Animal welfare


One of the four focus areas as outlined by lukeprog here.

Some things to look into:

  • What is the goal? The goal of animal welfare activism is generally to reduce or eliminate suffering and increase the wellbeing and subjectively positive experience of nonhuman animals.

There is substantial debate about how best to accomplish that goal. Animal activists which animals are capable of experiencing subjectively positive and negative experiences, how much animals in factory farms vs. animals in the wild suffer, and where the best opportunities for progress lie.

Some support consumerist approaches (for example, supporting promising fake meat companies), others advocate for the use of leaflets and ad campaigns, while still others believe that more radical forms of activism such as protests are most effective.

  • How effective is it to try to convince people to become vegan/vegetarian?

  • Can we/how do we compare animal suffering to human suffering, and what sort of rough dollar costs can we come up with for the cause? Animal Charity Evaluators currently estimates that one of its top charities, Animal Equality (AE), spares 10.9 lives for each $1 donation. For comparison, GiveWell estimates that it takes $3,400 to save one life through the Against Malaria Foundation (AMF). At face value, these estimates indicate donations can save 37,060 times more lives if given to AE than to AMF, although it’s important to consider variables like the difference between quality of life in a developing country from quality of life in industrial agriculture, the ability of different beings to experience suffering, and the lifespan of various populations.


From Animal Charity Evaluators:

The number of nonhuman animals in the world is staggering. At this moment, there are roughly 7 billion humans in existence, but there are [24 billion][ldfa] land-dwelling farmed animals and many more wild animals in the world. Additionally, just as the expected number of human descendants in the far future dwarfs the current number of humans, the expected number of animals in the far future is exceedingly large. In this regard, it is crucial to ensure that humanity acts with much greater concern for animals for the coming centuries.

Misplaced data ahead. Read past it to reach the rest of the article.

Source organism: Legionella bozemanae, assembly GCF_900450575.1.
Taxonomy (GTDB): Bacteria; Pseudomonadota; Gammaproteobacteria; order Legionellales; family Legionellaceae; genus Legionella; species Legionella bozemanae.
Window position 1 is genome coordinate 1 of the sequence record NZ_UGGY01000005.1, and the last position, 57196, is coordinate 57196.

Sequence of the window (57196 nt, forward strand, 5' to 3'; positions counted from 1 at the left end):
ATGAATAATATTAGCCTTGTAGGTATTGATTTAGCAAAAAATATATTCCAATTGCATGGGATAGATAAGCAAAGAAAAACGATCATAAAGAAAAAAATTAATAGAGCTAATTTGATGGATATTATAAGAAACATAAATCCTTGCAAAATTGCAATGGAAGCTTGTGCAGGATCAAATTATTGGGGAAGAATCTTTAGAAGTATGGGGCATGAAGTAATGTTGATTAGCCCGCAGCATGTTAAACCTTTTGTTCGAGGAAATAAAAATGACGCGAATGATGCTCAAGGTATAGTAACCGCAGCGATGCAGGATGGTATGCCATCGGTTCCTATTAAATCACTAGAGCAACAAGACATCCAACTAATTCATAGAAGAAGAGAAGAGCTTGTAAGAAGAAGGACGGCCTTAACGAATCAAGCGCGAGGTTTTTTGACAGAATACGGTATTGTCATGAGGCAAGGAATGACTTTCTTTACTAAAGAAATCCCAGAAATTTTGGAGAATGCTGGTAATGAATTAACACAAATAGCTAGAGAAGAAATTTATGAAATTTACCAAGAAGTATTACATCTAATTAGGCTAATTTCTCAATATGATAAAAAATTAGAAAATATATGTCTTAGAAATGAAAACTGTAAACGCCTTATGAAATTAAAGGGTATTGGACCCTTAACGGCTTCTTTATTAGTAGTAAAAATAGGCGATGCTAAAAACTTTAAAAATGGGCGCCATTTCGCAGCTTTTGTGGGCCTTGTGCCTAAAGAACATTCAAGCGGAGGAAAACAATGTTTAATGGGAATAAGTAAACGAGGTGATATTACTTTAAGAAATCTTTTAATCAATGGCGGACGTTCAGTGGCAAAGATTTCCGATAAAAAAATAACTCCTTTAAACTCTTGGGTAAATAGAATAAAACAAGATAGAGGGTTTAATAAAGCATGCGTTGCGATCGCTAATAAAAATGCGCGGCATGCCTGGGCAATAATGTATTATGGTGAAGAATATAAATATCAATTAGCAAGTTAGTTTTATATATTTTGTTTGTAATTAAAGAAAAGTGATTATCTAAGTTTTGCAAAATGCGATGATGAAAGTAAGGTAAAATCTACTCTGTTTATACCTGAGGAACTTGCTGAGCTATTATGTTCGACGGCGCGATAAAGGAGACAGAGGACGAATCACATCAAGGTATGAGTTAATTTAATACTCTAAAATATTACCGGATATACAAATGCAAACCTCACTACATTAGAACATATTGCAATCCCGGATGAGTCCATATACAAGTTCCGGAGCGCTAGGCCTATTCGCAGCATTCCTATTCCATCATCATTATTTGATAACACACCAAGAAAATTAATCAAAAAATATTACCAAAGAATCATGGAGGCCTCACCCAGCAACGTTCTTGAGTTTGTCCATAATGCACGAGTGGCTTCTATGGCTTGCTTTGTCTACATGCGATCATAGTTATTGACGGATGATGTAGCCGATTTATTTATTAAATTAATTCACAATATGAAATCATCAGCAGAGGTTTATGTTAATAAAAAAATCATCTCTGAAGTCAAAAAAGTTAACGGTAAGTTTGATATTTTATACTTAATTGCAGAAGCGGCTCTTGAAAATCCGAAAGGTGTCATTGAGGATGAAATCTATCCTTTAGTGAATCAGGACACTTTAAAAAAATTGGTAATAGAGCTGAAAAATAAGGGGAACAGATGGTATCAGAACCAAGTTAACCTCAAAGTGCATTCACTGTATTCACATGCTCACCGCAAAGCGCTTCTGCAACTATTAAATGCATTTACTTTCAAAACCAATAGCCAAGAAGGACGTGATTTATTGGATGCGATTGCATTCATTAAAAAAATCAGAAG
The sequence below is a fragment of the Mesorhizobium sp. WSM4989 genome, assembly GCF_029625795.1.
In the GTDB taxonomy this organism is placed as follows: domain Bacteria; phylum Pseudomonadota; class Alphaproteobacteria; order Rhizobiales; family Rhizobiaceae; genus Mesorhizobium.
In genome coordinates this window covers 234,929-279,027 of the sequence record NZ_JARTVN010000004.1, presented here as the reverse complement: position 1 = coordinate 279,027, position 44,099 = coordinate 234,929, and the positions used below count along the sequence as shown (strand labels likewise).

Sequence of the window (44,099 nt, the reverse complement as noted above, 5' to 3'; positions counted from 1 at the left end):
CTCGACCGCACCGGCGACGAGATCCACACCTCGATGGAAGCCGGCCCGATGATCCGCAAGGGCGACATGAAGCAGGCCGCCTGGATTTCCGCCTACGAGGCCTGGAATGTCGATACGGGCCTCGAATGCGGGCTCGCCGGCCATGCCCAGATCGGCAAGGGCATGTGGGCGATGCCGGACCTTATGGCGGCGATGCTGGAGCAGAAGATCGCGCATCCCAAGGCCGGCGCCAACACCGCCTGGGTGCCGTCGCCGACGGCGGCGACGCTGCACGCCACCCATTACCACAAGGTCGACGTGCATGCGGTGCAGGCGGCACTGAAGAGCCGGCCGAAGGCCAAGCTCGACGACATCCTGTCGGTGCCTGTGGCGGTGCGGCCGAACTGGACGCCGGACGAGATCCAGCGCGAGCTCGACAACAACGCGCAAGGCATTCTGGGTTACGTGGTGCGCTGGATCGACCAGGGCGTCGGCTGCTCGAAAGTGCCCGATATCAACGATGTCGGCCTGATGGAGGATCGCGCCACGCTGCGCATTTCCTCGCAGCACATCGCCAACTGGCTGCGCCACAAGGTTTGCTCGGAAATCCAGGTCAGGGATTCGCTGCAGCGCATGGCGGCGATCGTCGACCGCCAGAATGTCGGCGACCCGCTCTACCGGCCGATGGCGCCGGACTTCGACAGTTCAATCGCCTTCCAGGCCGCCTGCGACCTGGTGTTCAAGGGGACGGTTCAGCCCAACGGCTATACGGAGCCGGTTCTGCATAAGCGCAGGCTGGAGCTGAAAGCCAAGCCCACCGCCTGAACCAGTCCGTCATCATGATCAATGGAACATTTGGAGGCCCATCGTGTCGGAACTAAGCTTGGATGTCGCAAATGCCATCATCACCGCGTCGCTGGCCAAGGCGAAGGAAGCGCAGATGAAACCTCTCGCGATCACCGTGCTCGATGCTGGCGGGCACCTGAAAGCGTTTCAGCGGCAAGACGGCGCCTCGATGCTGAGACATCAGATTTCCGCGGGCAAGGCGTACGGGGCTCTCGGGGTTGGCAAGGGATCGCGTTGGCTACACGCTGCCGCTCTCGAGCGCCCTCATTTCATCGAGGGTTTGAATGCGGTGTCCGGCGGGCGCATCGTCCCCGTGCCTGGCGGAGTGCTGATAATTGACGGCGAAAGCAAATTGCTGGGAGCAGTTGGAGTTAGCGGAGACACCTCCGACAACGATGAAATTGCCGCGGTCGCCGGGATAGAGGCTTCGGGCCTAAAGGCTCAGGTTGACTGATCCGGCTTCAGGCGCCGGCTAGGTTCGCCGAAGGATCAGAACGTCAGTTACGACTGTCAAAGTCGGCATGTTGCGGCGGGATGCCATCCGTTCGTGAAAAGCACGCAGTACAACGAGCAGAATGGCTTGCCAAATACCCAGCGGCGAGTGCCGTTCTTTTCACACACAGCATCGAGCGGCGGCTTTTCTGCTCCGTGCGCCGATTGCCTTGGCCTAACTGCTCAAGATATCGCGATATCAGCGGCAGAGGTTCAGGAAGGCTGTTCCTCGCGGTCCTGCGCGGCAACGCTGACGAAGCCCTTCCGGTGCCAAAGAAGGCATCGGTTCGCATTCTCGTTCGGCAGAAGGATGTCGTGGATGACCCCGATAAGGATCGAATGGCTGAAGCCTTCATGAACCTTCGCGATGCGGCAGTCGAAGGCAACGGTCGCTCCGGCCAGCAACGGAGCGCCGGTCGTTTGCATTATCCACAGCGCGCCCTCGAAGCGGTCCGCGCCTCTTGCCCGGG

From Animal Charity Evaluators:

Our current research indicates that we can help large numbers of animals for low costs. Additionally, historical evidence from previous social movements suggests it is possible to substantially affect the ideas and moral values of humanity on a large scale. Finally, there is an abundance of research from social psychology, marketing, and other areas that illustrates the ability of purposeful messaging to change individual attitudes and behaviors. The totality of this evidence gives us good reason to believe that we can make serious improvements in the lives of animals.


From Animal Charity Evaluators:

The vast majority of philanthropic funding in the United States goes towards human aid. Even among the funding spent on animals, only a small portion goes to farmed animals, despite the fact that farmed animals make up the overwhelming majority of animals killed or used by humans in the United States. Given the scarcity of philanthropic support for animals, we expect the cause of animal advocacy to be particularly promising for people interested in doing the most good with their resources. There is also little existing guidance about where to give and what to do to benefit animals the most.


The Foundation for Food and Agriculture Research (FFAR) launched the Egg-Tech Prize. FFAR and the [Open Philanthropy Project] are offering $6 million in prizes to improve early detection of a chick’s sex during the egg production process.


See also

External links